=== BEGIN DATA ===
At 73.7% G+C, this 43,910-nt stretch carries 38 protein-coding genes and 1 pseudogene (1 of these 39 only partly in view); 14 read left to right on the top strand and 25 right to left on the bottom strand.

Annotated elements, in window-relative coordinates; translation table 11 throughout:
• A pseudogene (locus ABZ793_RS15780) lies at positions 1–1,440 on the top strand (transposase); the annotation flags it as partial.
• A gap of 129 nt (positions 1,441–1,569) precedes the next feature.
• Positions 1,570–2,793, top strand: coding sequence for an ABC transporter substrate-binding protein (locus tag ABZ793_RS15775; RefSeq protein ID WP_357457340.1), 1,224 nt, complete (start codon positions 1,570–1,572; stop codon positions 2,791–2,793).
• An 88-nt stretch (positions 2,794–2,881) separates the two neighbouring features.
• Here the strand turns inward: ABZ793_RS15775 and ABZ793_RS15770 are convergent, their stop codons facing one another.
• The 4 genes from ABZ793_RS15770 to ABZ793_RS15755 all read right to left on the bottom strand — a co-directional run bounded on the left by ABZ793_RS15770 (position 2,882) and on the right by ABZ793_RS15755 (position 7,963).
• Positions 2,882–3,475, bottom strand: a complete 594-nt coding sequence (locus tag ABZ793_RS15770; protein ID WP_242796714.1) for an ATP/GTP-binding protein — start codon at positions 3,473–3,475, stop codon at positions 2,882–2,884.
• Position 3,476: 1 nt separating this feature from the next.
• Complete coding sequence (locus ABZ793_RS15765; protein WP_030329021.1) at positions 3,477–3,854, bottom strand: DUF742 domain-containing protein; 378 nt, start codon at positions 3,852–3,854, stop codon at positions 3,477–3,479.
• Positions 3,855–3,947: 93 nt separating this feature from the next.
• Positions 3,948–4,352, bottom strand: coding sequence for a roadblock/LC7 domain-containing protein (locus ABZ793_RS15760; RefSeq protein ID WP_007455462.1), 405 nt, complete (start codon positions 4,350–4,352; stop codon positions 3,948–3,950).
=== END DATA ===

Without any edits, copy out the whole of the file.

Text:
At 73.7% G+C, this 43,910-nt stretch carries 38 protein-coding genes and 1 pseudogene (1 of these 39 only partly in view); 14 read left to right on the top strand and 25 right to left on the bottom strand.

Annotated elements, in window-relative coordinates; translation table 11 throughout:
• A pseudogene (locus ABZ793_RS15780) lies at positions 1–1,440 on the top strand (transposase); the annotation flags it as partial.
• A gap of 129 nt (positions 1,441–1,569) precedes the next feature.
• Positions 1,570–2,793, top strand: coding sequence for an ABC transporter substrate-binding protein (locus tag ABZ793_RS15775; RefSeq protein ID WP_357457340.1), 1,224 nt, complete (start codon positions 1,570–1,572; stop codon positions 2,791–2,793).
• An 88-nt stretch (positions 2,794–2,881) separates the two neighbouring features.
• Here the strand turns inward: ABZ793_RS15775 and ABZ793_RS15770 are convergent, their stop codons facing one another.
• The 4 genes from ABZ793_RS15770 to ABZ793_RS15755 all read right to left on the bottom strand — a co-directional run bounded on the left by ABZ793_RS15770 (position 2,882) and on the right by ABZ793_RS15755 (position 7,963).
• Positions 2,882–3,475, bottom strand: a complete 594-nt coding sequence (locus tag ABZ793_RS15770; protein ID WP_242796714.1) for an ATP/GTP-binding protein — start codon at positions 3,473–3,475, stop codon at positions 2,882–2,884.
• Position 3,476: 1 nt separating this feature from the next.
• Complete coding sequence (locus ABZ793_RS15765; protein WP_030329021.1) at positions 3,477–3,854, bottom strand: DUF742 domain-containing protein; 378 nt, start codon at positions 3,852–3,854, stop codon at positions 3,477–3,479.
• Positions 3,855–3,947: 93 nt separating this feature from the next.
• Positions 3,948–4,352, bottom strand: coding sequence for a roadblock/LC7 domain-containing protein (locus ABZ793_RS15760; RefSeq protein ID WP_007455462.1), 405 nt, complete (start codon positions 4,350–4,352; stop codon positions 3,948–3,950).